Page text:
Massie. Robert, K. Catherine the Great: Portrait of a Woman. 19 CDs. 23:52 mins. Books on Tape. 2011. ISBN 9780307970213. $60. BIOG
Born Sophie Friederike Auguste von Anhalt-Zerbst-Dornburg, Catherine the Great (1729–96) married Grand Duke Peter III, the only living grandson of Peter the Great, and after his death assumed the role of Empress Catherine II of Russia. She grew into a figure who would build upon Peter’s greatness, forging a power base of her own and bringing innovation to her nation. Massie’s award-winning biography is a shimmering achievement, an immersive blend of life tale and history that fashions a strong pull on readers. Narrator Mark Deakins’s warm, rich voice amplifies that effect with a sense of place and pacing that confidently carries listeners through the events of Catherine’s life and times.
Her Majesty, Mrs. Brown. color. John Madden, Miramax. 1999. DVD UPC 071795100244. $29.99. HISTORICAL DRAMA
In the years following Prince Albert’s death, Queen Victoria (Judi Dench), wracked by grief and moldering in self-imposed seclusion, all but grinds to a halt. A highlander named John Brown (Billy Connolly), a favorite servant of Albert’s, assists her out of her despair—arriving at her stuffy retreat and all but bullying her out of withering away. He becomes a significant figure in her life, much to the outrage of those around her, including her son and heir and various courtiers. The stunning setting, largely shot within the wild, grand beauty of Scotland, enhances the film, as do the top-notch performances, delivered with verve by Dench and Connolly. For more Victoriana, look for the upcoming PBS series Victoria, airing this November.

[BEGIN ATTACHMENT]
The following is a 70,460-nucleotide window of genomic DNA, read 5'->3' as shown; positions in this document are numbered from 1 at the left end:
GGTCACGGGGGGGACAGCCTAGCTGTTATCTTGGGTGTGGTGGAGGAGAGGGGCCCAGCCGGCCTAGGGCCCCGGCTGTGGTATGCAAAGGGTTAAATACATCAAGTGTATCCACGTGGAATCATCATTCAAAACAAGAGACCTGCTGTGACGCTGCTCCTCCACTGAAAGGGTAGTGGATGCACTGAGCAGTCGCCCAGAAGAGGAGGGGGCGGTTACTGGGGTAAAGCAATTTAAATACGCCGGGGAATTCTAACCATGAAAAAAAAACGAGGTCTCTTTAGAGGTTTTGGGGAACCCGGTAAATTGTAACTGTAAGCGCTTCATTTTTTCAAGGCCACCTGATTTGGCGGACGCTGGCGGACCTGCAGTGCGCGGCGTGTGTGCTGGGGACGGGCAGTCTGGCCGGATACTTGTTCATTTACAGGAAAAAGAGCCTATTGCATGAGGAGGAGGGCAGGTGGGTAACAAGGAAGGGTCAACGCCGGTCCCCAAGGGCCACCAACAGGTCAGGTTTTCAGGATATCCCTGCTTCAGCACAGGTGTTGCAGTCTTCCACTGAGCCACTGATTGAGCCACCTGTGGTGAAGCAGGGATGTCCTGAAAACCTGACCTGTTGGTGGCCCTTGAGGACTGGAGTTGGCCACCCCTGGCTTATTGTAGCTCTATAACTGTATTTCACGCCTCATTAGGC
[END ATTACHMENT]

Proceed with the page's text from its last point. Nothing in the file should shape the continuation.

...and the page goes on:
The Young Victoria. color. Jean-Marc Vallée, Sony. 2010. Blu-ray UPC 043396349933. $18.95. HISTORICAL DRAMA
Emily Blunt delivers a radiant performance as the young Queen Victoria, who has a fairly rocky start to her long rule. As heir she endures both her mother and her mother’s scheming companion as they bully and isolate her at Kensington Palace. Upon inheriting the crown, Victoria soon teeters into unwise actions as she defers to her controlling, if charming, prime minister Lord Melbourne. As her kingdom faces crisis, she turns to Albert (Rupert Friend), the earnest, hopeful husband-in-waiting courting her from afar through letters. Lavish costumes; gorgeous sets of royal houses, gardens, and gatherings; and sprightly performances by all involved create a stunning and romantic biopic.